Donald Trump took over the Republican Party, but it’s still discernibly the Republican Party.
The Republican National Convention was obviously very Trumpy. At least one member of the family had a slot every night, and it featured theatrical touches worthy of reality TV.
There also are notable differences of substance. Trump’s party has reversed itself on trade and jettisoned concern over deficit spending. The party is much less hawkish than George W. Bush’s GOP and much more skeptical of immigration than Ronald Reagan’s. It doesn’t have the focus of the 2004 Republican convention on terrorism or the 2012 Republican convention on out-of-control entitlement spending.
And yet there is a clear through-line between today’s Republican Party and the GOP of the past several decades. Someone transported from the floor of a Republican convention in the 1980s, 1990s or 2000s to the Mellon Auditorium would unquestionably have known where he or she was.
Take Don Trump Jr.’s forceful speech, which by lineage and inclination should be most representative of the Trump GOP.
Sure enough, on trade and immigration, Trump Jr. hit distinctively Trumpian notes. But much of what he said echoed high-profile speakers at past Republican conventions.
Trump Jr. argued that “Biden’s radical left-wing policies would stop our economic recovery cold,” in part by raising taxes.
This contrast with Democrats is a GOP commonplace. The keynoter at the 1984 convention during the high tide of Reaganism, Katherine Davalos Ortega, then treasurer of the United States, hit Democratic nominee Walter Mondale for his long record “based on the idea of high taxes, big spending and more government regulations.”
Trump Jr. called the former vice president “Beijing Biden” and said he’s “weak on China.”
Harsh? Yes. But name-calling aside, Republicans have been hitting Democrats as weak for decades.
In his acceptance speech as vice president in 1984, George H.W. Bush referred to the “Carter-Mondale era of vacillation, of weakness, of lecturing to our friends and letting them down.”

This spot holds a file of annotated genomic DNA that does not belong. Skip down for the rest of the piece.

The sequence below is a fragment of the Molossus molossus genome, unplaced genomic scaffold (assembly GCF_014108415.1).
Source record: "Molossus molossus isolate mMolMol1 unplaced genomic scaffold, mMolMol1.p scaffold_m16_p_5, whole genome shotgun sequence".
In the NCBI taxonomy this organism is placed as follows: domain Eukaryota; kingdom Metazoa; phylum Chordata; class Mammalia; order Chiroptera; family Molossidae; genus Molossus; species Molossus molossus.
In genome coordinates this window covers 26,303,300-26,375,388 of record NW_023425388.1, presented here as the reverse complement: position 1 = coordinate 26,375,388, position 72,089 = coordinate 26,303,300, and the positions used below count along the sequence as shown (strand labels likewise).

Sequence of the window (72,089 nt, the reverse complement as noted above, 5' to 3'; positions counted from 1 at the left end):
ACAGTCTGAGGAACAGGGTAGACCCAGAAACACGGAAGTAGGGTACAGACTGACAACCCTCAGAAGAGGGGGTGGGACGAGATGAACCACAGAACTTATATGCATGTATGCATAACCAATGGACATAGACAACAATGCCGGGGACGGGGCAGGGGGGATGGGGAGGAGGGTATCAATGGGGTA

At the 2004 convention, Democratic Sen. Zell Miller scorned John Kerry as “more wrong, more weak and more wobbly than any other national figure.”
Trump Jr. declared that “in the past, both parties believed in the goodness of America. We agreed on where we wanted to go. We just disagreed about how to get there. This time, the other party is attacking the very principles on which our nation was founded.”
In her famous 1984 foreign policy speech, Jeane Kirkpatrick hit a similar note, saying that Democrats once “were not afraid to be resolute, nor ashamed to speak of America as a great nation.”
Republicans have long promoted national pride and national strength, or as Trump Jr. put it, “this land of promise and opportunity — of heroes ... and greatness.” In 2012, Chris Christie ended his keynote speech by declaring, “together, we stand up for American greatness.”
This perspective sheds some light on the future of a post-Trump GOP. In the main, it’s not likely to be radically different from the current one. As Michael Barone argued in The Wall Street Journal, America’s political parties are great institutions that change gradually, while preserving an identifiable DNA.
If the convention again demonstrated Trump’s personal grip on the party, it also showed that the Republican Party as it has existed for decades isn’t going away.
Rich Lowry is editor of the National Review; his opinions are his own.